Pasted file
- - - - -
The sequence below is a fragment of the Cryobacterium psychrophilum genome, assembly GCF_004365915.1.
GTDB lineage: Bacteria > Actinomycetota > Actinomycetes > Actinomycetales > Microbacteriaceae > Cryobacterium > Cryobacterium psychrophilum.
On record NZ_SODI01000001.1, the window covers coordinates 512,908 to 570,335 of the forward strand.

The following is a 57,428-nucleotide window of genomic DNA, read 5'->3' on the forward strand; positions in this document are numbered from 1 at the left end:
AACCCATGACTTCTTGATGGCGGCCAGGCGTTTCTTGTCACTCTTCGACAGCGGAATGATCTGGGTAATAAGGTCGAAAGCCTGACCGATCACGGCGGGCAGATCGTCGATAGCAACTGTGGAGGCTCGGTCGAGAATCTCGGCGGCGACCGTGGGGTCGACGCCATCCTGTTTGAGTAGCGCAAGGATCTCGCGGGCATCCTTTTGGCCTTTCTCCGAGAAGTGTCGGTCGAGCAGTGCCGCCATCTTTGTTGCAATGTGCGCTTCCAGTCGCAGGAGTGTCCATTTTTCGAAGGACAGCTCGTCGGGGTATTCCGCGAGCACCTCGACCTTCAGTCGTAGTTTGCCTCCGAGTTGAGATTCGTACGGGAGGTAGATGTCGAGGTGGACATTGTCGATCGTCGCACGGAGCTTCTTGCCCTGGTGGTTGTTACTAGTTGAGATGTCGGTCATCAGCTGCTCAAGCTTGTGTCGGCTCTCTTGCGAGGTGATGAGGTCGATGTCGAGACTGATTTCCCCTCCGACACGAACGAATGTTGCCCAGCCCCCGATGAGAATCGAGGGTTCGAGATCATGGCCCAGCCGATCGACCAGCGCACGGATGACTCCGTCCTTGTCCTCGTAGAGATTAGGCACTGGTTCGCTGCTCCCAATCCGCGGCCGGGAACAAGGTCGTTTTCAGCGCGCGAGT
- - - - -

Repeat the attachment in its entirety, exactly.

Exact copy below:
The sequence below is a fragment of the Cryobacterium psychrophilum genome, assembly GCF_004365915.1.
GTDB lineage: Bacteria > Actinomycetota > Actinomycetes > Actinomycetales > Microbacteriaceae > Cryobacterium > Cryobacterium psychrophilum.
On record NZ_SODI01000001.1, the window covers coordinates 512,908 to 570,335 of the forward strand.

The following is a 57,428-nucleotide window of genomic DNA, read 5'->3' on the forward strand; positions in this document are numbered from 1 at the left end:
AACCCATGACTTCTTGATGGCGGCCAGGCGTTTCTTGTCACTCTTCGACAGCGGAATGATCTGGGTAATAAGGTCGAAAGCCTGACCGATCACGGCGGGCAGATCGTCGATAGCAACTGTGGAGGCTCGGTCGAGAATCTCGGCGGCGACCGTGGGGTCGACGCCATCCTGTTTGAGTAGCGCAAGGATCTCGCGGGCATCCTTTTGGCCTTTCTCCGAGAAGTGTCGGTCGAGCAGTGCCGCCATCTTTGTTGCAATGTGCGCTTCCAGTCGCAGGAGTGTCCATTTTTCGAAGGACAGCTCGTCGGGGTATTCCGCGAGCACCTCGACCTTCAGTCGTAGTTTGCCTCCGAGTTGAGATTCGTACGGGAGGTAGATGTCGAGGTGGACATTGTCGATCGTCGCACGGAGCTTCTTGCCCTGGTGGTTGTTACTAGTTGAGATGTCGGTCATCAGCTGCTCAAGCTTGTGTCGGCTCTCTTGCGAGGTGATGAGGTCGATGTCGAGACTGATTTCCCCTCCGACACGAACGAATGTTGCCCAGCCCCCGATGAGAATCGAGGGTTCGAGATCATGGCCCAGCCGATCGACCAGCGCACGGATGACTCCGTCCTTGTCCTCGTAGAGATTAGGCACTGGTTCGCTGCTCCCAATCCGCGGCCGGGAACAAGGTCGTTTTCAGCGCGCGAGT